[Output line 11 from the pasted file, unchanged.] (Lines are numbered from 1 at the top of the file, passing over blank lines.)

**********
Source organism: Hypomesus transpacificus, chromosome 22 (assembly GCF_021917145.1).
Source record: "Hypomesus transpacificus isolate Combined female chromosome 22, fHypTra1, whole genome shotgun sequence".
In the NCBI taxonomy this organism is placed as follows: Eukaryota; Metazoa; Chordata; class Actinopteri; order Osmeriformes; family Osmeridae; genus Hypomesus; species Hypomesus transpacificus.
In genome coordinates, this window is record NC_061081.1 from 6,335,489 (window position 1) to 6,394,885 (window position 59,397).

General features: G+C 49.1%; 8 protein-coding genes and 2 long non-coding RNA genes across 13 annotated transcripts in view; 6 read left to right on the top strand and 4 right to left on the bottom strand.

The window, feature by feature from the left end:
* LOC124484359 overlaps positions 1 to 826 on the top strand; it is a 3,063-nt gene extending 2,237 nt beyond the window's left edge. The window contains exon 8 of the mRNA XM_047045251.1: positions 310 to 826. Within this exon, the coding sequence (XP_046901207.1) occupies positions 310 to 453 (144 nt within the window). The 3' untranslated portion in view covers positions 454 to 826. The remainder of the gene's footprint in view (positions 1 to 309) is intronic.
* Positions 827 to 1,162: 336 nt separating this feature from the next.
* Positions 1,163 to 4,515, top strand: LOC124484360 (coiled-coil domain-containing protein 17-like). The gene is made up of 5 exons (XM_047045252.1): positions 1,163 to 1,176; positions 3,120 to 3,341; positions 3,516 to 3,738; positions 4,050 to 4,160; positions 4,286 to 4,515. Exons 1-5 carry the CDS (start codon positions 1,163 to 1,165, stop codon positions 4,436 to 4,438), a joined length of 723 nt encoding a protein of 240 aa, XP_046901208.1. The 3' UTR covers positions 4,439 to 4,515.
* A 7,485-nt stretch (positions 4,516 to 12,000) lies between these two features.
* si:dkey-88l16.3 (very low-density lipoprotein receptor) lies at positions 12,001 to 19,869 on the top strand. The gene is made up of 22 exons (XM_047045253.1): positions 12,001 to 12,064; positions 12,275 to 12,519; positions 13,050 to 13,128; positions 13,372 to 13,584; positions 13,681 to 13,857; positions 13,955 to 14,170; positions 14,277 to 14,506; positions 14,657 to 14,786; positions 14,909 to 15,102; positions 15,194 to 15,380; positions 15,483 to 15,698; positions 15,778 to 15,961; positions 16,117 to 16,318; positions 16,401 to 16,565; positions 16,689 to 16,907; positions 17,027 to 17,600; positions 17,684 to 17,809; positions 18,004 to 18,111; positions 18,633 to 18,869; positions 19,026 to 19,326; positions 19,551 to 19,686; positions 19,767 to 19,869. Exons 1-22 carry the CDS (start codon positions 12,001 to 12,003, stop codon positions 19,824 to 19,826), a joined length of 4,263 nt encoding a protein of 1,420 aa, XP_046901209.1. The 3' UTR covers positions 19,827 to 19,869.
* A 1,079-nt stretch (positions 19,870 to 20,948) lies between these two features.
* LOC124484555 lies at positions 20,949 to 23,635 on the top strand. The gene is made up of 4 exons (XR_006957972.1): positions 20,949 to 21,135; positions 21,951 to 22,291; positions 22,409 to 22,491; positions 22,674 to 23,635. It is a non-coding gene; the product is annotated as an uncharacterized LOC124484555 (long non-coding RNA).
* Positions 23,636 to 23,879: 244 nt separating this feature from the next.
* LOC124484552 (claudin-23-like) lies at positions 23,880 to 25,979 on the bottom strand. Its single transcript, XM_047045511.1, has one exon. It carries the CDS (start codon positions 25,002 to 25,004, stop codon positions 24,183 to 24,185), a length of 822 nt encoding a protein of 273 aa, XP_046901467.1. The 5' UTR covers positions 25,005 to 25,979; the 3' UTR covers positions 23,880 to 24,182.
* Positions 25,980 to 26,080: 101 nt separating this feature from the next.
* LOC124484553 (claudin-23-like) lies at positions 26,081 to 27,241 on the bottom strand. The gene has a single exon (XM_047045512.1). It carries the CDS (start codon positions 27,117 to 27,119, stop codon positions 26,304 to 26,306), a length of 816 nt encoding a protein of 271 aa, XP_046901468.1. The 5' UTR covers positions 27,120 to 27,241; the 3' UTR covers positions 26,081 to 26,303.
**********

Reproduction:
* si:dkey-88l16.3 (very low-density lipoprotein receptor) lies at positions 12,001 to 19,869 on the top strand. The gene is made up of 22 exons (XM_047045253.1): positions 12,001 to 12,064; positions 12,275 to 12,519; positions 13,050 to 13,128; positions 13,372 to 13,584; positions 13,681 to 13,857; positions 13,955 to 14,170; positions 14,277 to 14,506; positions 14,657 to 14,786; positions 14,909 to 15,102; positions 15,194 to 15,380; positions 15,483 to 15,698; positions 15,778 to 15,961; positions 16,117 to 16,318; positions 16,401 to 16,565; positions 16,689 to 16,907; positions 17,027 to 17,600; positions 17,684 to 17,809; positions 18,004 to 18,111; positions 18,633 to 18,869; positions 19,026 to 19,326; positions 19,551 to 19,686; positions 19,767 to 19,869. Exons 1-22 carry the CDS (start codon positions 12,001 to 12,003, stop codon positions 19,824 to 19,826), a joined length of 4,263 nt encoding a protein of 1,420 aa, XP_046901209.1. The 3' UTR covers positions 19,827 to 19,869.